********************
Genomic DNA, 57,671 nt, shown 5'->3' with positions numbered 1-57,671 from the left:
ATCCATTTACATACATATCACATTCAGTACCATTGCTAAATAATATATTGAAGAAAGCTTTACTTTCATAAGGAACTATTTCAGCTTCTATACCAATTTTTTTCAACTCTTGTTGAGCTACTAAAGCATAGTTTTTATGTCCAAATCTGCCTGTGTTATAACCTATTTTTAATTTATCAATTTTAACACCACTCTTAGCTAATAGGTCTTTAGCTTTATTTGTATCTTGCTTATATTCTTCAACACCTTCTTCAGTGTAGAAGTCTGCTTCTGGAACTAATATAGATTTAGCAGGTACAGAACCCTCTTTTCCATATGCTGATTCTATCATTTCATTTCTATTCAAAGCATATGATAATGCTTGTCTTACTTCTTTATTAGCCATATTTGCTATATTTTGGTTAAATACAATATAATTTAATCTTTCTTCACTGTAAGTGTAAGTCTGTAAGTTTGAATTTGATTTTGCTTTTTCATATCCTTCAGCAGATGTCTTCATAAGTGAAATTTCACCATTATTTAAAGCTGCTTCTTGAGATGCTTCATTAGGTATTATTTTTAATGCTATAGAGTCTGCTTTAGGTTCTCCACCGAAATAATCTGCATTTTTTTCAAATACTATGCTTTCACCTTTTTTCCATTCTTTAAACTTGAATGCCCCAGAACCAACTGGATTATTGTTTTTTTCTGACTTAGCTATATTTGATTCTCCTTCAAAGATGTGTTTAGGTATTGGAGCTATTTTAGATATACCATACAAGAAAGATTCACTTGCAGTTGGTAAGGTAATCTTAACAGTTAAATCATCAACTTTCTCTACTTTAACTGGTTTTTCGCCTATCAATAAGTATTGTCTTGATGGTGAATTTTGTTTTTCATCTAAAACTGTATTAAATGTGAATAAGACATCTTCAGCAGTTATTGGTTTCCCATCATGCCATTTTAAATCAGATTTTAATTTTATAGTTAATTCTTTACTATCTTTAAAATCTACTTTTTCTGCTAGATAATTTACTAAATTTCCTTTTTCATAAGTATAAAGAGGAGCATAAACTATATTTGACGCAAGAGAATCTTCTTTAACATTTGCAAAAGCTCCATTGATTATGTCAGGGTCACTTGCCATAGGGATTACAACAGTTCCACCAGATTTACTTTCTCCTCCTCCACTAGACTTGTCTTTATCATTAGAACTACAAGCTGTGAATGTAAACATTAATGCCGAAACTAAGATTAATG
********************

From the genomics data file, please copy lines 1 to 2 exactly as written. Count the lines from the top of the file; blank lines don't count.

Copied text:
Genomic DNA, 57,671 nt, shown 5'->3' with positions numbered 1-57,671 from the left:
ATCCATTTACATACATATCACATTCAGTACCATTGCTAAATAATATATTGAAGAAAGCTTTACTTTCATAAGGAACTATTTCAGCTTCTATACCAATTTTTTTCAACTCTTGTTGAGCTACTAAAGCATAGTTTTTATGTCCAAATCTGCCTGTGTTATAACCTATTTTTAATTTATCAATTTTAACACCACTCTTAGCTAATAGGTCTTTAGCTTTATTTGTATCTTGCTTATATTCTTCAACACCTTCTTCAGTGTAGAAGTCTGCTTCTGGAACTAATATAGATTTAGCAGGTACAGAACCCTCTTTTCCATATGCTGATTCTATCATTTCATTTCTATTCAAAGCATATGATAATGCTTGTCTTACTTCTTTATTAGCCATATTTGCTATATTTTGGTTAAATACAATATAATTTAATCTTTCTTCACTGTAAGTGTAAGTCTGTAAGTTTGAATTTGATTTTGCTTTTTCATATCCTTCAGCAGATGTCTTCATAAGTGAAATTTCACCATTATTTAAAGCTGCTTCTTGAGATGCTTCATTAGGTATTATTTTTAATGCTATAGAGTCTGCTTTAGGTTCTCCACCGAAATAATCTGCATTTTTTTCAAATACTATGCTTTCACCTTTTTTCCATTCTTTAAACTTGAATGCCCCAGAACCAACTGGATTATTGTTTTTTTCTGACTTAGCTATATTTGATTCTCCTTCAAAGATGTGTTTAGGTATTGGAGCTATTTTAGATATACCATACAAGAAAGATTCACTTGCAGTTGGTAAGGTAATCTTAACAGTTAAATCATCAACTTTCTCTACTTTAACTGGTTTTTCGCCTATCAATAAGTATTGTCTTGATGGTGAATTTTGTTTTTCATCTAAAACTGTATTAAATGTGAATAAGACATCTTCAGCAGTTATTGGTTTCCCATCATGCCATTTTAAATCAGATTTTAATTTTATAGTTAATTCTTTACTATCTTTAAAATCTACTTTTTCTGCTAGATAATTTACTAAATTTCCTTTTTCATAAGTATAAAGAGGAGCATAAACTATATTTGACGCAAGAGAATCTTCTTTAACATTTGCAAAAGCTCCATTGATTATGTCAGGGTCACTTGCCATAGGGATTACAACAGTTCCACCAGATTTACTTTCTCCTCCTCCACTAGACTTGTCTTTATCATTAGAACTACAAGCTGTGAATGTAAACATTAATGCCGAAACTAAGATTAATG